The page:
Wat Bovornives Vihara


"Temple of excellent abode"
ALSO SPELLED: Wat Bovoranives, Wat Bovorn, Wat Bowonniwet, Wat Bowon.


248 Phra Sumen Rd., Banglampoo, Bangkok 10200

On Phra Sumen in Banglampoo district, 2 blocks north of the Democracy Monument. Many city buses pass through the area.

Tel: (02) 280-0869 or 281-2831-3


No formal teachings or meditation instructions are currently offered. The teacher is very busy with duties. This temple is mentioned because it's an important center for Thai Buddhism. Usually a few foreign monks are in residence who can answer questions.


His Holiness Somdet Phra Nyansamvara, the SupremePatriarch (sangharaja) of Thailand (Thai; age 78).


Thirty-one rai (12.5 acres) in an urban setting with some trees and a few open spaces. Small canals criss-cross the grounds. Some of the buildings have notable Thai or European architecture. The Great Chedi, glittering with gold-colored tiles, towers more than 50 meters; relics of the Buddha lie inside within a small metal chedi. If you're here on a Sunday afternoon, you can visit the Dhamma Museum in the tall building near the street; exhibits include Buddha images, temple paraphernalia, skeletons and other meditation objects, and "cremation books" (given out on cremation occasions). Resident monks engage primarily in Dhamma studies; Mahamakut Rajavidyalaya Buddhist University is on the east end of the grounds.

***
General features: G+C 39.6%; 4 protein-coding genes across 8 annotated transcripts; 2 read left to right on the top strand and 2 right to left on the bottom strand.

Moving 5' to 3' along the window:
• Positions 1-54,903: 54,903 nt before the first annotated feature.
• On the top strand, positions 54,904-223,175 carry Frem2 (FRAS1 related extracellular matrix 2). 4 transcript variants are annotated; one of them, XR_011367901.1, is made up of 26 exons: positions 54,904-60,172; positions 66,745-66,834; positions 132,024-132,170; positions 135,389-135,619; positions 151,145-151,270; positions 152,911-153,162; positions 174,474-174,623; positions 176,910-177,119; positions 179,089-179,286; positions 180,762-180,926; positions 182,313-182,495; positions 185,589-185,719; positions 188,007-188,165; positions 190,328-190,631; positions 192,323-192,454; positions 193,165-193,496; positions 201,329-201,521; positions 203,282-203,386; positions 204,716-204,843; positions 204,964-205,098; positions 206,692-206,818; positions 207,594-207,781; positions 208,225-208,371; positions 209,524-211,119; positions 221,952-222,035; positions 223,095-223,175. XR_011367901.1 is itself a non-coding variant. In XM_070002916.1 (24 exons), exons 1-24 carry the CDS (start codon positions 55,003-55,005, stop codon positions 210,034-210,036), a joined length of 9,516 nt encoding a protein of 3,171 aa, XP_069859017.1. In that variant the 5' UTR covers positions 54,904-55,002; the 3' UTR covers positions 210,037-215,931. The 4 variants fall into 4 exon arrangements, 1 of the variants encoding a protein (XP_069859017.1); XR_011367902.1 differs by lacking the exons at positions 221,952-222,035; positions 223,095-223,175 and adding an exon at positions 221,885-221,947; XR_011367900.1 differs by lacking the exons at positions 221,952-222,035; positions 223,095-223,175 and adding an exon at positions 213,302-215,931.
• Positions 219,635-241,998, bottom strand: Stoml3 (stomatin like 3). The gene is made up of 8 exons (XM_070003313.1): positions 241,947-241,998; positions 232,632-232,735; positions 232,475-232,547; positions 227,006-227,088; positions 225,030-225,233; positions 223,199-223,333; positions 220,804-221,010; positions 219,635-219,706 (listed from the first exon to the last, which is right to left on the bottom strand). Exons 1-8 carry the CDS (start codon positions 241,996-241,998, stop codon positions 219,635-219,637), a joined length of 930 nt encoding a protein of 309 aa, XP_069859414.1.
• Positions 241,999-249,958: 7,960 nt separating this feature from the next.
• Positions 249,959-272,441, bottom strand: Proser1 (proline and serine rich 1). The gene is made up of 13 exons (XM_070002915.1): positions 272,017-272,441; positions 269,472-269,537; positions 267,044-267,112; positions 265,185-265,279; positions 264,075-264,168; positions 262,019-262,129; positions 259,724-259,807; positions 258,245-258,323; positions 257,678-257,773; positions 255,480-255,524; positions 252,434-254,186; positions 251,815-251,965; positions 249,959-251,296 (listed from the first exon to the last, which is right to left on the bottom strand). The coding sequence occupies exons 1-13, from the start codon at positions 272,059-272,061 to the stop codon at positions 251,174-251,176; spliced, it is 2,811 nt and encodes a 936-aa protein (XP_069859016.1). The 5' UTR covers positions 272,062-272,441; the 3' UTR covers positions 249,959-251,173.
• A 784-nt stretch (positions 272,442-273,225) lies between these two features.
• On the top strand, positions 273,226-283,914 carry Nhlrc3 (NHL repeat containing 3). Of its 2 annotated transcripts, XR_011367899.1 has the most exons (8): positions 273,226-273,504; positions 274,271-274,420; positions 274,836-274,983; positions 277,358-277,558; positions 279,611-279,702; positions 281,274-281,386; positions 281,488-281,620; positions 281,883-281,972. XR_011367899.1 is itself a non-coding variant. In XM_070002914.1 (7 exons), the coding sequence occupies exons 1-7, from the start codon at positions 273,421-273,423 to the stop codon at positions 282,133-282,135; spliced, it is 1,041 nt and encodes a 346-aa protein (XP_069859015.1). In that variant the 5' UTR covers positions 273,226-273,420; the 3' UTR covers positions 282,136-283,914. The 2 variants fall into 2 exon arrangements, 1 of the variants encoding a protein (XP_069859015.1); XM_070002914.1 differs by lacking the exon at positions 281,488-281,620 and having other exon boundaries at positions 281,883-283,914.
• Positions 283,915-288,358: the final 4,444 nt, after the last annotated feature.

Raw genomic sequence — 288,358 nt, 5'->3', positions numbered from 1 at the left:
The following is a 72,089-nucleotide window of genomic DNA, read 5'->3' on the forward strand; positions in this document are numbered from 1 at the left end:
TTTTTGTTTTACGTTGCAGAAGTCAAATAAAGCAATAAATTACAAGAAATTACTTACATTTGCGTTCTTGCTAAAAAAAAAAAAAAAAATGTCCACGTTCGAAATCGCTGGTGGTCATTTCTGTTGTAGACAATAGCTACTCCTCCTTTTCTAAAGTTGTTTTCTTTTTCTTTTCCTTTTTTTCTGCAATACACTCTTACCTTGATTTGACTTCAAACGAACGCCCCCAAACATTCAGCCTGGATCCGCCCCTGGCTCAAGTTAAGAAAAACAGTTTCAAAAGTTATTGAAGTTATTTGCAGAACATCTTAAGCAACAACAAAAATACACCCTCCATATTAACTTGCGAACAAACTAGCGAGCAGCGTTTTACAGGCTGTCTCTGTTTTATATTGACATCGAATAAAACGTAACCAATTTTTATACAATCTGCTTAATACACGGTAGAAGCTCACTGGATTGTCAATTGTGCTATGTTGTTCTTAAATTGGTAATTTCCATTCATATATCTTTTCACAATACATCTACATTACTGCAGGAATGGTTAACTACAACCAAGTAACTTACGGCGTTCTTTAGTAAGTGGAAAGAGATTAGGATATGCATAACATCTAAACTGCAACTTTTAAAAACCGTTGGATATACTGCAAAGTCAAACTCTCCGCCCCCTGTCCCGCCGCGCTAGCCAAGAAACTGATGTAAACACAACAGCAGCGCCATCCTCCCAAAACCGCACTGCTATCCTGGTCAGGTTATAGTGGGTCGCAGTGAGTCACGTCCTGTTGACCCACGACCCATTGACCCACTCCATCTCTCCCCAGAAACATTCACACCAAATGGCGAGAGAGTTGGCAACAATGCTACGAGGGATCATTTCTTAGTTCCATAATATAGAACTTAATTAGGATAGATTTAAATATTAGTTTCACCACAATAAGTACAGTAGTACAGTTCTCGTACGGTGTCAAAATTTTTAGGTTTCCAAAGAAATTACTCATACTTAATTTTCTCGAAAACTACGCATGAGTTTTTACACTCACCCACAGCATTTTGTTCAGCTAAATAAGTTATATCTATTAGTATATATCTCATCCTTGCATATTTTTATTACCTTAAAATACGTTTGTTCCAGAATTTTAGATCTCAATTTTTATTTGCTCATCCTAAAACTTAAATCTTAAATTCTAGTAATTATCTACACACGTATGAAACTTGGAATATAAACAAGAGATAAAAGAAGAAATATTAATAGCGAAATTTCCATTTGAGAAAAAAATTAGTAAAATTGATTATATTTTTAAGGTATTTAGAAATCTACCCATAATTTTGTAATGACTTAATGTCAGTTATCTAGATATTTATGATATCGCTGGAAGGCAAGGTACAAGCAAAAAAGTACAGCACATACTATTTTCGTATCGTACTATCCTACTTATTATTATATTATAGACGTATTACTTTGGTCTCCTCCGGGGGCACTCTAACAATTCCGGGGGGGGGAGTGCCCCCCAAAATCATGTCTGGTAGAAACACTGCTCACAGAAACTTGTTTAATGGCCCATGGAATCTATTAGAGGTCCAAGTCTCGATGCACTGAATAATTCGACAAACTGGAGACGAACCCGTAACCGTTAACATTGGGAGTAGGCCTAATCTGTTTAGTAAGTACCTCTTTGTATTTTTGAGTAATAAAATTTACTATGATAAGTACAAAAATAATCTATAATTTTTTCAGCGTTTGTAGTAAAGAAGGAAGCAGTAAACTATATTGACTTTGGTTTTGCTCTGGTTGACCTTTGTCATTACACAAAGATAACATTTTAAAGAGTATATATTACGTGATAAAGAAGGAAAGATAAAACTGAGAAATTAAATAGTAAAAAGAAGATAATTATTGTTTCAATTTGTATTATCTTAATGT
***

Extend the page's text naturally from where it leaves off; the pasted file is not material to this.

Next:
monks: 100-160
novices: 20-25
nuns: 0
laypeople: (just schoolboys and workmen)


Not generally available or recommended for meditators.


Foreigners occasionally ordain here but few stay;contact the secretary for details.


A small English library is available at Gana Soong (International Section). Mahamakut Bookstore, on Phra Sumen across from the wat, has many Buddhist books in English; publishers represented include Buddhist Publication Society, Pali Text Society, and Mahamakut Rajavidyalaya Press; closed Sunday.
The temple has had a long and glorious history. In 1836, King Rama III, in a boat procession, invited Prince Bhikku Mongkut to become abbot of Wat Bovornives Vihara. Prince Mongkut was a scholar of Pali Buddhism and the first Asian king to speak English fluently. On the death of Prince Mongkut's half brother King Rama III, he left the Order to become king, being known in the West as King Rama IV. In 1956, King Mongkut's great grandson, H.M. King Bhumibol Adulyadej, the present king of Thailand, was ordained and resided at Wat Bovornives for a period. The royal history continues with the ordination of Crown Prince Vajiralongkorn and several of his children who, after ordination, resided here.